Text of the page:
Back in San Francisco we finished our weekend with a lovely walk almost from the Bay, all the way to the Presidio. The funny thing is that yesterday, Sunday, was Bay to Breakers, a race (and citywide party) that starts at the Bay and ends at Ocean Beach on the Pacific Ocean (the “Breakers”), so I guess we did our own version of it, but just avoided the madness that comes with it!
Fun entryway in SF

We walked along Pacific Ave., one of the rare flat streets in the city (it is more like a ridge, so you do have to climb up to it). The sun was shining, the flowers were dancing, and everything was good with the world. Finally healthy, after a week of TV therapy, I was out again, exploring my city and discovering amazing new things all around!

Friday, May 11, 2012

Simple Beauty

Urubamba Door

This past week was very interesting. There was a bit of everything: beach, sun, super moon (!), realizing that we could let Bomber off leash at the park without him trying to run away, Cinco de Mayo celebrations, and I also sold another photo on my Etsy store!

Every single event was unique in its own way. I strongly believe that the universe has its own ways of communicating with us and that it is up to us to pay attention to the signs, and to understand what the message is.

Cinco de Mayo at Dolores Park

This past week I was also a bit overwhelmed by a sense of doubt. The same that tends to appear every great while and that makes me evaluate if what I’m doing is right, if the path I’m taking is the one that will lead to my dreams. I want to think that every person goes through that same self-evaluation process and that it is a helpful way of redirecting your life, if needed.  As this week comes to an end, I have realized that the path is right and that what I’m doing is also right. Selling a photo less than 24 hours after posting it, was the little push I needed. It was the sign that made me think of Winston Churchill’s words: Never never never give up.

The photo I sold is of a teal door framed by a half-yellow, half-red wall. I took the photo while traveling the Urubamba Valley in Cusco, Peru.

SF door
Street Art

Street art

The Urubamba Valley is also known as the Sacred Valley of the Incas, probably because it encompasses the heart of the Inca Empire. Within the valley there are several well-preserved Inca ruins and temples such as Ollantaytambo and Pisac. Like most Inca constructions, these ruins speak of the architectural genius of this civilization. Of course I was impressed by the ruins and structures I saw while visiting the area but, when it came time to select what photos to edit and post for sale on Etsy, I did not choose the ones of the majestic Inca temples, but  instead the one of a random door I saw around town.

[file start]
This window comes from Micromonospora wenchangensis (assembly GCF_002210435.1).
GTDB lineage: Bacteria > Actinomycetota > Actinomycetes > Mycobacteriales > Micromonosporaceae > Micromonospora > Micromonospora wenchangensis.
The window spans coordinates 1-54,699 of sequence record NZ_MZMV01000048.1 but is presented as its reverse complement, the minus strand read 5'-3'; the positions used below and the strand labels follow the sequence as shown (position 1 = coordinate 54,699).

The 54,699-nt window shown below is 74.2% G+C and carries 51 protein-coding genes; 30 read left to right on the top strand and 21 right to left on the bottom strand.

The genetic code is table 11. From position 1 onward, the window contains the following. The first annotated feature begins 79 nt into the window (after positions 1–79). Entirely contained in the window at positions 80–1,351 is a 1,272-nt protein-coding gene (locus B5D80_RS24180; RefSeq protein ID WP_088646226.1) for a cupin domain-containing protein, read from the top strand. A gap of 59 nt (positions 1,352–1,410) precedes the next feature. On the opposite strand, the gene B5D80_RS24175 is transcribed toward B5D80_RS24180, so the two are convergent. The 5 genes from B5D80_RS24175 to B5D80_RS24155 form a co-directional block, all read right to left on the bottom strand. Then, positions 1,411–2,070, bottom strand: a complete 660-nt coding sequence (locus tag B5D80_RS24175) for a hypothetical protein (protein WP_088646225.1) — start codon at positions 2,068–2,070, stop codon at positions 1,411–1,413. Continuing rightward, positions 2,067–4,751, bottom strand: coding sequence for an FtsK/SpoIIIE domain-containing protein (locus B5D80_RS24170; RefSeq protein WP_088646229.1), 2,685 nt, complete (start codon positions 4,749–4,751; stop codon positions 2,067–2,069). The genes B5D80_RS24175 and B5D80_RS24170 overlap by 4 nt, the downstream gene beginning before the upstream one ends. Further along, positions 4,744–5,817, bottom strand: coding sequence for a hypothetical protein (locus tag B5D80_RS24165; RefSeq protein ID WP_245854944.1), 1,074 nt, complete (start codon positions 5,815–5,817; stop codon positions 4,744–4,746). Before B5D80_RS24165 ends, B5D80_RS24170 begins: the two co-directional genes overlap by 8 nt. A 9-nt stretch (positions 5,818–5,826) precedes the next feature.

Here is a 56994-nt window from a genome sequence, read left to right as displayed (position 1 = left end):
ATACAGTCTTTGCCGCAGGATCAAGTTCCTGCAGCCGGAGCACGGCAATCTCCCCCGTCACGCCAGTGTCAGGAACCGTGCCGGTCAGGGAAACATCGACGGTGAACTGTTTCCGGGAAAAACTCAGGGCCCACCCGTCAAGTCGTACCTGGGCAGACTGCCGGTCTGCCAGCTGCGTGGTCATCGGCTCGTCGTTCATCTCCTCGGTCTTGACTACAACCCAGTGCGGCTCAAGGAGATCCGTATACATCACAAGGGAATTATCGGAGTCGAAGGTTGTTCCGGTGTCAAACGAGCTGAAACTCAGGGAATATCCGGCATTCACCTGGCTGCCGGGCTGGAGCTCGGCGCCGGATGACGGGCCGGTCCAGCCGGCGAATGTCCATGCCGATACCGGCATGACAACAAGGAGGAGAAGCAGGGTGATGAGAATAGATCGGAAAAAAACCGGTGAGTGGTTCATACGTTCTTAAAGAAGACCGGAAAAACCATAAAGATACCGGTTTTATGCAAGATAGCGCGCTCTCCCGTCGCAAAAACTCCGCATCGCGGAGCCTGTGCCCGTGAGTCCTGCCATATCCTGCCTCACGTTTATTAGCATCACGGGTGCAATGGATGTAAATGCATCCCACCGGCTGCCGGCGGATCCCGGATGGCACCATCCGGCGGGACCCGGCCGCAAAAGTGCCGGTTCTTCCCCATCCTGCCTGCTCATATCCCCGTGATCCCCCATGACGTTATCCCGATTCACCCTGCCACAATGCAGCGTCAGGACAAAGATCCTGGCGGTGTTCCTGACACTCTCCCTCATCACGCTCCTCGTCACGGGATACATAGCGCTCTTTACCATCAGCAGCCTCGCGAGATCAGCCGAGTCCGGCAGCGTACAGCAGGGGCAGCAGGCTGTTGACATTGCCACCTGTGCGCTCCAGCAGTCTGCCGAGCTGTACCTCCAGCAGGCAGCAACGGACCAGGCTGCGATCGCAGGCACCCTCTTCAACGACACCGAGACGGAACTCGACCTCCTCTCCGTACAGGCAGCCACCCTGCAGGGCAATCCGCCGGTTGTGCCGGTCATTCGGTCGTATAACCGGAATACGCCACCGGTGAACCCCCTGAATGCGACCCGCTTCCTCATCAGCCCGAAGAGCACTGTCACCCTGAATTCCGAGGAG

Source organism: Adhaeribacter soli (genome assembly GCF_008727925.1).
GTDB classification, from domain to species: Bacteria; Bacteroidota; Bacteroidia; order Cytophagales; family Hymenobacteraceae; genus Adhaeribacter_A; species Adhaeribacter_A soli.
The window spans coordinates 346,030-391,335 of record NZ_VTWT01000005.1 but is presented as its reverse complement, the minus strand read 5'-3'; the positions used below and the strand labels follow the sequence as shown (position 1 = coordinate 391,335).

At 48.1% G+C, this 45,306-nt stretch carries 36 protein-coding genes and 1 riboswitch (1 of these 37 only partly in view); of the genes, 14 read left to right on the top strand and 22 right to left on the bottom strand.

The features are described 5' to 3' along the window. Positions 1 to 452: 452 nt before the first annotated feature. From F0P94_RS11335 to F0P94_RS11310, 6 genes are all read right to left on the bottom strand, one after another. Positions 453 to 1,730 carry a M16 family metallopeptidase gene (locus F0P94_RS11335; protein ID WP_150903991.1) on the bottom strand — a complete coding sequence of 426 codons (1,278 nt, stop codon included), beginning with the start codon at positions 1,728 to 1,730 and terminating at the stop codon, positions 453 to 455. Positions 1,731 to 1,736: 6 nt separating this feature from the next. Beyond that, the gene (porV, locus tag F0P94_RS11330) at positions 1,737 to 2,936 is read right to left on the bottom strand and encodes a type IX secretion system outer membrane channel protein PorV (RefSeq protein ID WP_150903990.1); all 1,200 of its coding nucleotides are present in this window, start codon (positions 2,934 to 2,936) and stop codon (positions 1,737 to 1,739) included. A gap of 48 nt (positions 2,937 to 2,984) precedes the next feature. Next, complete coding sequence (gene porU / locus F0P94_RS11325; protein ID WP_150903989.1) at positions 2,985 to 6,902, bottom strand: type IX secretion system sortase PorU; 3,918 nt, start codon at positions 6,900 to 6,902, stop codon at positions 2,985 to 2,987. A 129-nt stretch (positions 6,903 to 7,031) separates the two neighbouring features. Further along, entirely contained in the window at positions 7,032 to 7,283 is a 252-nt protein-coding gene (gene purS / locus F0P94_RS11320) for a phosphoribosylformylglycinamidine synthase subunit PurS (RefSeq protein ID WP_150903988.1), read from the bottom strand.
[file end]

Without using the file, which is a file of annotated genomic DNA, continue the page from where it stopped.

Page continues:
Found a snail!

Simple beauty comes in many shapes and colors and, very often, it challenges your eyes to look more closely at what surround you. It makes you divert your attention from what is obviously beautiful to focus on the simple details around you.

I’m happy this photo sold. The main reason I posted it on Etsy was that I had printed it to use as a model for an acrylic painting. That’s how much I like it!

Pretty gate
Anyway, let’s rewind to last weekend. With a big Cinco de Mayo celebration and a larger than normal moon coming our way, last Saturday was a very eventful day, and it was also a great day to go out to try to capture both moments.  However, like in the Urubamba Valley, I was once again drawn to the simple beauty around me.

Someone is watching me!

Some of the buildings in the city have very intricate details on their facades, and I think sometimes it’s hard to notice those details because you get lost in the overall beauty of the houses and their unique style. If you look at some windows, you see small details that, I think, have been put there for the outside world to notice. Everywhere you look, there are gorgeous flowers blooming. If you pay close attention to gardens, you realize they house elves and colorful stonework. Some iron gates around the city are also works of art on their own.  Art is also on the sidewalks and benches around the city as people have taken time to liven them up with images, colors, and messages of peace. In some instances, what appears to be a moldy wall is actually the perfect ecosystem for snails to thrive on.